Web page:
Hiring qualified candidates to increase efficiency: More talent in the workplace means work gets done quicker, and employees can log fewer or more hours depending on their responsibilities
Testing transferable skills: Skills-based hiring can test transferable skills regardless of the storefront or job site.
Encouraging innovation: Enabling employees to use their skills to innovate is a core principle of skills-based hiring. Encouraging employees to optimize procedures and take charge of tasks saves managers time and employers money and empowers their workforce.
Emphasize upskilling: Investing in your people can address skills gaps, increase innovation, and establish a strong company culture.
Most blue-collar workers need some or all of the following skills:
Attention to detail
Manual labor skills (working with your hands, bending and lifting items, standing for long periods)
There are always a number of skills that contribute to strong job performance in any role. A construction worker, for example, needs to know how to work well within a team, solve mechanical or organizational problems that could arise on-site, and have excellent vision and depth perception.
A server needs to have customer service skills, be able to bend and lift items, and be able to communicate menu items and culinary information.
Multi-measure skills testing is the best way to evaluate a variety of common hard and soft skills across blue-collar and white-collar industries. Using premade assessments or designing tests can identify specific skills quickly and affordably.
TestGorilla has developed many online blue-collar skills tests, such as:
Warehouse Supervisor test
Equipment Maintenance tests
Fundamentals of Electricity tests
Mechanic Reasoning test
Time Management test
All of these tests, and more, are available in our skills test library.
If you want to assess the personality traits and interpersonal skills of candidates, you can ask behavioral interview questions for blue-collar recruitment. Here are some examples:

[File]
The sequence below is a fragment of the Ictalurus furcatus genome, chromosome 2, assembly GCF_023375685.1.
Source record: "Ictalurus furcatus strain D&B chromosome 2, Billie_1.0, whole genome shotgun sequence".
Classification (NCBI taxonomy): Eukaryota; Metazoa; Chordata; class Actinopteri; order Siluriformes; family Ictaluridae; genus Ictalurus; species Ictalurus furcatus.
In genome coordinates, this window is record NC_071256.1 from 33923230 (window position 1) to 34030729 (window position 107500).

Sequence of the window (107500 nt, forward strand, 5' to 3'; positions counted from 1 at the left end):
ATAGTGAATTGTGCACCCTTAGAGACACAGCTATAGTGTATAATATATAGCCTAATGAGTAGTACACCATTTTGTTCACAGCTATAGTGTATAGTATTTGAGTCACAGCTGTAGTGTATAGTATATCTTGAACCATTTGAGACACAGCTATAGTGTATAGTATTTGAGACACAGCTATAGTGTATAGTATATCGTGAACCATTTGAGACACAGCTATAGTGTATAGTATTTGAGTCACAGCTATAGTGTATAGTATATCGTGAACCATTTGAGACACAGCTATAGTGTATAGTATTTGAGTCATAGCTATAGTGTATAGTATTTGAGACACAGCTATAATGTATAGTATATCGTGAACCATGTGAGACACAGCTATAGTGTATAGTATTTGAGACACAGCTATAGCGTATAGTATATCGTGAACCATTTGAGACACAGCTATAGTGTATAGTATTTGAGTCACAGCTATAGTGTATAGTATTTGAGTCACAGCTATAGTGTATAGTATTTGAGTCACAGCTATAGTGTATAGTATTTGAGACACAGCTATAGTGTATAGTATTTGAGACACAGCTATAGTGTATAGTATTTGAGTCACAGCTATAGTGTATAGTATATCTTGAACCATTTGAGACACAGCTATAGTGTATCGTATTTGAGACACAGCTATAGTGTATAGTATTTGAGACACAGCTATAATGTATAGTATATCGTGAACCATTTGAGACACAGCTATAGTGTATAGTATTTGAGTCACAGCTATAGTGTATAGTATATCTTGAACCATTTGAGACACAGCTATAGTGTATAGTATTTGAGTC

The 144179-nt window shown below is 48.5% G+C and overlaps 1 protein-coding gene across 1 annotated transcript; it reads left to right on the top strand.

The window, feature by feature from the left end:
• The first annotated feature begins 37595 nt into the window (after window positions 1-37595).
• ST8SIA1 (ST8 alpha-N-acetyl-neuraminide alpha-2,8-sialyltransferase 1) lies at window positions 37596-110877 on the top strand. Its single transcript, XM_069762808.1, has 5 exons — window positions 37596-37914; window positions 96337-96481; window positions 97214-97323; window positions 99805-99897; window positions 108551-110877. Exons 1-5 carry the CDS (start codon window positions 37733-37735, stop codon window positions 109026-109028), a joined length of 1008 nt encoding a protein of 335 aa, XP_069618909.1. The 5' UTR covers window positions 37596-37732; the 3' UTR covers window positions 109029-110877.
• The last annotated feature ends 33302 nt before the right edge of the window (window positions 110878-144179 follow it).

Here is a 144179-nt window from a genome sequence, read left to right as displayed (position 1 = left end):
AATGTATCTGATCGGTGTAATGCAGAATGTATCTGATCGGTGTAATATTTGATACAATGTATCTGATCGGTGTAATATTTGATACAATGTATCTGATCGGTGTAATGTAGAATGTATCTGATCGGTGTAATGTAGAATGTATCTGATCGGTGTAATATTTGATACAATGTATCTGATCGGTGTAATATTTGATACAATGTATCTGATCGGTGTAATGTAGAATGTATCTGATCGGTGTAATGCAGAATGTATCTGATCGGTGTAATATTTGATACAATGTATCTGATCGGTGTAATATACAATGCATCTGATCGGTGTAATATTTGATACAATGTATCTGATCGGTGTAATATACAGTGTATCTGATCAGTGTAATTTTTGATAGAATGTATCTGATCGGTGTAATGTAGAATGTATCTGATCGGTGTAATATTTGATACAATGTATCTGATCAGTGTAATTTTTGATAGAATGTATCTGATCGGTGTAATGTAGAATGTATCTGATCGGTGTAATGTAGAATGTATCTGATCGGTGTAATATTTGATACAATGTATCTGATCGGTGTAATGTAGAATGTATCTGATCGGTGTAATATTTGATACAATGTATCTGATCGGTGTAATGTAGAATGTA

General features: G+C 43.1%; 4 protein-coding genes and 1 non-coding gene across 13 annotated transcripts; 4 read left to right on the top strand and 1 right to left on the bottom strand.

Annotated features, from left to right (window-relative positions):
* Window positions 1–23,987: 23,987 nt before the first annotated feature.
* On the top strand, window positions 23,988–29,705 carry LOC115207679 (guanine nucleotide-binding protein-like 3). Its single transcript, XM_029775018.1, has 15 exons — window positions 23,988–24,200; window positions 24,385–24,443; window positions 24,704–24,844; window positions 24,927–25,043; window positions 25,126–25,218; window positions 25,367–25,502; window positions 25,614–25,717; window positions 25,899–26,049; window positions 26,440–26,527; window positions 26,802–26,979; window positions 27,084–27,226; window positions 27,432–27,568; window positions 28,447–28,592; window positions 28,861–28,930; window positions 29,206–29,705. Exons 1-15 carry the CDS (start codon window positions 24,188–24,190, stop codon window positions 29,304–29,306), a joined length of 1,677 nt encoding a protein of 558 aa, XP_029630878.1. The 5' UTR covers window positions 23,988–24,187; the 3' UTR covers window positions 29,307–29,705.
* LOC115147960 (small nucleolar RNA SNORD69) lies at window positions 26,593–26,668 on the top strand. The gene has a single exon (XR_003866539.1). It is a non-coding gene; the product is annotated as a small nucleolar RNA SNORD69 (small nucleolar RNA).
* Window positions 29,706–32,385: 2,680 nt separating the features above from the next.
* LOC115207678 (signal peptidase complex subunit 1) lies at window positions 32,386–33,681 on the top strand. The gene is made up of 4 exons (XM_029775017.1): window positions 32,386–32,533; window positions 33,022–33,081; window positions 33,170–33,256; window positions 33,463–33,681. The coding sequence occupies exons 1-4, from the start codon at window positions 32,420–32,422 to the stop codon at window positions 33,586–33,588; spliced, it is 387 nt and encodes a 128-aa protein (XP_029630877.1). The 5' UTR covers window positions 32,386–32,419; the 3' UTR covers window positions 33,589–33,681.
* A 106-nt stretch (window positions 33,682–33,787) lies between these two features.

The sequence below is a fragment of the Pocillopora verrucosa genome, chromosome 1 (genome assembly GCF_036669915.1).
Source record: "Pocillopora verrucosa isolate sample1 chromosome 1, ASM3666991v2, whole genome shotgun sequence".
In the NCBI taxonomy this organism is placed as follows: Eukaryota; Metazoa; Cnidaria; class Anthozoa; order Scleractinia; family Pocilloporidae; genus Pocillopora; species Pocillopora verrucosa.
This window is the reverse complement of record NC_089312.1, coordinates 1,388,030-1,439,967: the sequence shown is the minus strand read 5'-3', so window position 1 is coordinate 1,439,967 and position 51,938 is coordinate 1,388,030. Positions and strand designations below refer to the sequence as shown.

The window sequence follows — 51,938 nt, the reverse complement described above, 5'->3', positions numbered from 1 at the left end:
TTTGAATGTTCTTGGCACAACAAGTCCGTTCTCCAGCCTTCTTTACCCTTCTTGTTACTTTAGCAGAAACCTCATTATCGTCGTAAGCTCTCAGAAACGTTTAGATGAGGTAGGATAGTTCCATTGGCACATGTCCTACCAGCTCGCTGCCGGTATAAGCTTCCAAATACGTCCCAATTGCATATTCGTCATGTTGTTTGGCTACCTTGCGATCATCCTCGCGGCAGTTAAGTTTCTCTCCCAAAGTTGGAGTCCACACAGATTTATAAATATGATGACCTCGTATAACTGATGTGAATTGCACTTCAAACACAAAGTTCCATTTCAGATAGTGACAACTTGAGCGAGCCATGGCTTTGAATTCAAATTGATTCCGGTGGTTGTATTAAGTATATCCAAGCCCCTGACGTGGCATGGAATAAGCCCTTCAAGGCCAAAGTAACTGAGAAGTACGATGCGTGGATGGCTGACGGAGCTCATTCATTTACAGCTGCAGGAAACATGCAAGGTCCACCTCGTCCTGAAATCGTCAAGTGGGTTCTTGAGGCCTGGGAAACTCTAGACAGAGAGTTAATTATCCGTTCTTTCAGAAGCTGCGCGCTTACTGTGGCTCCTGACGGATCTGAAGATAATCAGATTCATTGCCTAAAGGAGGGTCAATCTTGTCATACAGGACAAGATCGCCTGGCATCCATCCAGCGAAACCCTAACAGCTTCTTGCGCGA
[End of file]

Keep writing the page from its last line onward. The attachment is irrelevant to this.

Was there a time when you went above and beyond to satisfy a client? Can you explain how?
When was the last time you made a grave error in judgment? How did you communicate this to your team and/or manager?
These questions give you insight into the candidate’s critical thinking skills and interpersonal style. Their answers inform how candidates behave in certain situations and predict how they perform in the role.
This section explains how to use pre-employment assessments, behavioral interviews, and job simulations to fill a blue-collar job: a retail associate position.
Some steps are more involved than others, but they are all important for filling blue-collar roles with skilled workers. For a general overview of skills-based hiring best practices, check out our guide.
It’s important to note that you do not have to redefine your entire hiring strategy to implement skills-based hiring practices.
First, try identifying a handful of roles that have:
High turnover rates
Skills-based hiring can address your high-turnover positions, like cashiers, for example. It can also locate talent with emerging skills, like electric vehicle mechanics who have in-demand expertise working on high-voltage battery and electric motor vehicles.
The retailer needs an associate who can interact with customers, sell apparel, have knowledge about the business and the product, and be able to do simple math.
This retail associate position typically has the longest time-to-hire.
Skills gaps are the difference between your workforce’s skills and the skills your employees need to meet your organizational goals.
Conducting a skills-gap analysis can help you determine where your business needs talent and improvement.
The retailer notices that customers are entering the store but not buying anything. A skills analysis reveals that the skills gap is related to customer service, sales, and cultural and product awareness.
In other words, the retailer’s current retail associate lacks key retail skills when it comes to being helpful, friendly, patient, and knowledgeable about the clothing and the brand.
Now that the retailer has conducted a skills-gap analysis, it can determine the core abilities of the new hire.
The best way to gather information to establish core skills is to consult with your other employees, managers, and team leaders. The people who make your organization function every day are an invaluable resource. And there’s a bonus: Providing multiple ways for employees to share their thoughts improves team unity and performance.
After speaking with multiple employees from different departments, the retailer uses its findings and data from the skills-gap analysis to build a role that meets its organizational needs: a new retail associate position.
Communicating effectively to candidates through job postings is paramount. Job listings and advertisements are often the only way employers can inform skilled candidates about their job openings.
That’s why you can’t waste an opportunity to show candidates that you care about their skills and value their development.
Your job descriptions should meet the following requirements:
Why it matters
List skill requirements, not education requirements